By the numbers: How counties’ job, wage growth compare

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Morton Marcus Submitted photo

How should we measure the economic success of a county? Let’s try three factors that, taken together, might give us a sense of where our county economies have been. Our study will cover the decade 2008 to 2018. That’s just when the Great Recession hit in full force right up to just before this year. We’ll look at the percent change in

1. The number of private-sector jobs in the county

2. The number of private sector establishments

3. The average annual real wage of those jobs.

Finally, we’ll be generous and call a county a Leader if it has at least 1 percent growth in each of those three factors over 10 years. However, a county with less than 1 percent growth in each of those three factors over 10 years we’ll call a Loser. (Data for one county was missing.)

Jobs: 49 of Indiana’s 92 counties had an increase of 1 percent or more between 2008 and 2018. The rest of our counties failed this very modest 1 percent test. Actually, 38 counties ended the decade with fewer jobs than in 2008. Statewide, the growth in jobs was 7.9 percent.

Establishments: Only 18 counties saw more than a 1 percent increase in places to work, shop, eat or otherwise engage in commerce. You would expect a bustling economy to have a growing number of places to do business. In Indiana, 67 of our 92 counties saw a decline in establishments. Statewide, the number of establishments grew by 4.5 percent.

Wages: Average wages, adjusted for inflation, advanced by more than 1 percent in 81 Indiana counties. They declined in only 10 counties. The statewide increase in wages was 6.8 percent.

Leaders: Boone, Hamilton, Hancock, Johnson and Hendricks were five of the 16 counties that met our test of 1 percent growth in all three factors. All five are adjacent to Marion County, which itself did not qualify as a Leader, according to our modest criteria.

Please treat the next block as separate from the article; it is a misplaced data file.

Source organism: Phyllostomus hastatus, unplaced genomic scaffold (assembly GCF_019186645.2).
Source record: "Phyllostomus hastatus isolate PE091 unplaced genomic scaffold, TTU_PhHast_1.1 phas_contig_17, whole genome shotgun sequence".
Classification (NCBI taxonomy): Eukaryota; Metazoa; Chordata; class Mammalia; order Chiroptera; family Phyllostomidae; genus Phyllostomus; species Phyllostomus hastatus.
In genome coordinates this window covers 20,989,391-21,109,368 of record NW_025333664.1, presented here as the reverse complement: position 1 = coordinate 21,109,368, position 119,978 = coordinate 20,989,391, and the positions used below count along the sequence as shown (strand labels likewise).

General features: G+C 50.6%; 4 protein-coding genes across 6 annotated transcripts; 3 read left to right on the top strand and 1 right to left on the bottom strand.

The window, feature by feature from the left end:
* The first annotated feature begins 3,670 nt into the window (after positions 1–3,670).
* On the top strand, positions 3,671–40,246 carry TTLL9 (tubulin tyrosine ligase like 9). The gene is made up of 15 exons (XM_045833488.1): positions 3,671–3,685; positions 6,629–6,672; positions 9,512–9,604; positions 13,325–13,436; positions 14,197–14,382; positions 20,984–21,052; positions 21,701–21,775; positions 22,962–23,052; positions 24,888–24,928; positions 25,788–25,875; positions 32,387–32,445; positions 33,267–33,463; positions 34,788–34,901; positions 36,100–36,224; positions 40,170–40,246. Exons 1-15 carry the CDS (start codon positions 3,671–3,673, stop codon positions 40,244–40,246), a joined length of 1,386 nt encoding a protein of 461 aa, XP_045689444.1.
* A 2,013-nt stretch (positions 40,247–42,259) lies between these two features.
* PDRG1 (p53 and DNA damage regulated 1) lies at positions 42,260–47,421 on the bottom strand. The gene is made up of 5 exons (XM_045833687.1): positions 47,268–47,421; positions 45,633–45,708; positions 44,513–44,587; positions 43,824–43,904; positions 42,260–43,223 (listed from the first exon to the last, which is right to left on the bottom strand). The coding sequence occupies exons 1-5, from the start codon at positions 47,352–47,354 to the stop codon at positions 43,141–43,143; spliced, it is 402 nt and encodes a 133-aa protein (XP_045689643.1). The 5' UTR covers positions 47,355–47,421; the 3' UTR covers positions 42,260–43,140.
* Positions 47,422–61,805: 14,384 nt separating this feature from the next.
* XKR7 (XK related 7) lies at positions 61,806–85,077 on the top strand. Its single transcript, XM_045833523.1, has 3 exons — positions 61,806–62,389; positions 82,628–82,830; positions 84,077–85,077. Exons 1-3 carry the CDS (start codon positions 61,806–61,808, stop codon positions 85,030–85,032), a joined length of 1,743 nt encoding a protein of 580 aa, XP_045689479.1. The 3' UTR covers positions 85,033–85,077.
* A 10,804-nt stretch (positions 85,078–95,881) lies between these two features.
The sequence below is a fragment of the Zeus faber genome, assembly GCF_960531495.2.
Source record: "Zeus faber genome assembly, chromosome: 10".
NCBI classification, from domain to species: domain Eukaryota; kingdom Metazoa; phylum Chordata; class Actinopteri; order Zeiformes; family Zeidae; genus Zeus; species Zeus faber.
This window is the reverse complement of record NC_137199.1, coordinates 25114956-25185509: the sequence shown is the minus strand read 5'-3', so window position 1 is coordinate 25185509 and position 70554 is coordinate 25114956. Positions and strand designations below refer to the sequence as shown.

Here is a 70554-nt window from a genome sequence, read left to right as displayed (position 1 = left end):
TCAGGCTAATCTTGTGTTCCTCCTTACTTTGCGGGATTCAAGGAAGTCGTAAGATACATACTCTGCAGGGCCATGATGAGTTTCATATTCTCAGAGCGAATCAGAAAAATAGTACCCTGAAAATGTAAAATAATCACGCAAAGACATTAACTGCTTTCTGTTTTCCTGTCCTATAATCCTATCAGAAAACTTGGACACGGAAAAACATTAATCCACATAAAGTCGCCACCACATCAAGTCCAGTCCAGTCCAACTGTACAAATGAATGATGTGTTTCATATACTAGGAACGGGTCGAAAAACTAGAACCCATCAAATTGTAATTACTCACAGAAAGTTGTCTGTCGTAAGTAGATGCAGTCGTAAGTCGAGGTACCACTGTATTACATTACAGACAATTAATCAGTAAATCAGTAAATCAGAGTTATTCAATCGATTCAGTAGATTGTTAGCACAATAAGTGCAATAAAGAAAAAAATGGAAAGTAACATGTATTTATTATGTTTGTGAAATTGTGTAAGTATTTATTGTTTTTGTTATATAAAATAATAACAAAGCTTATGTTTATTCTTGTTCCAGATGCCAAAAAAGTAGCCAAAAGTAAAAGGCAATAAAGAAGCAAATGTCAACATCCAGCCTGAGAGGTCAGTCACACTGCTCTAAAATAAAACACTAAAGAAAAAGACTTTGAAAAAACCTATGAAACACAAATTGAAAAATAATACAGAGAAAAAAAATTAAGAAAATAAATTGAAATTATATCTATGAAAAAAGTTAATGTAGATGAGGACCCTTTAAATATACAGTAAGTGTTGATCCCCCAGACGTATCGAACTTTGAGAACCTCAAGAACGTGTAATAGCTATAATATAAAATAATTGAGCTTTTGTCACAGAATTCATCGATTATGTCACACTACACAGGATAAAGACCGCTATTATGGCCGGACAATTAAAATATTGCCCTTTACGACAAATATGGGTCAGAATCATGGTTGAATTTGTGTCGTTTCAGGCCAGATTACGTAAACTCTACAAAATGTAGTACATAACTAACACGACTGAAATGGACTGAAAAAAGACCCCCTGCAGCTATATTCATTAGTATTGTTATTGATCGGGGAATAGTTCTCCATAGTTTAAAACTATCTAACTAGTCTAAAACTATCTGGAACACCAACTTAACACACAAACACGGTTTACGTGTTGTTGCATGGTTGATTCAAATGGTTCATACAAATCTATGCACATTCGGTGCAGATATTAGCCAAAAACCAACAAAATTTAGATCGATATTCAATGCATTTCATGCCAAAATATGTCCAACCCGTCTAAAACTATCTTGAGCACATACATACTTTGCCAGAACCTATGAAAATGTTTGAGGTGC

Lake and Porter were also Leaders. However, each of these Northwest Indiana counties was barely above our lower boundary for success in establishments and job growth, Porter did well (+14.3 percent growth in real wages), but Lake managed only 2.3 percent increase.

What kind of economy has a 60 percent increase in jobs, but less than 3 percent growth in real wages? That was Hendricks County, first in Indiana for the rate of job growth and 72nd for wage growth.

Either wages are already so high in Hendricks and other Indianapolis-area counties that workers flock there without forcing employers to raise wages; or the many jobs being created in those donut counties are low-paying with many workers available to take such employment.

Losers: Only six counties Indiana counties failed to meet our 1 percent growth test in all three factors. They were Ohio, Greene, Fayette, Pike, Vermillion and Dearborn.

No doubt special factors in each county accounted for its poor showing. Ohio County’s casino, for example, experienced flooding last year, while its owner begs the legislature to let him move the gaming license.

Many will disagree with the designation of Leaders and Losers offered here. But the state of Indiana seems to have no comparative criteria, no distinguishing metrics on which to base its investments. Indiana has laisse faire economic development because the state dares not to differentiate between sites for growth and offers no policies to mitigate economic decline.

Morton Marcus is an economist, formerly with the Indiana University Kelley School of Business. Send comments to [email protected].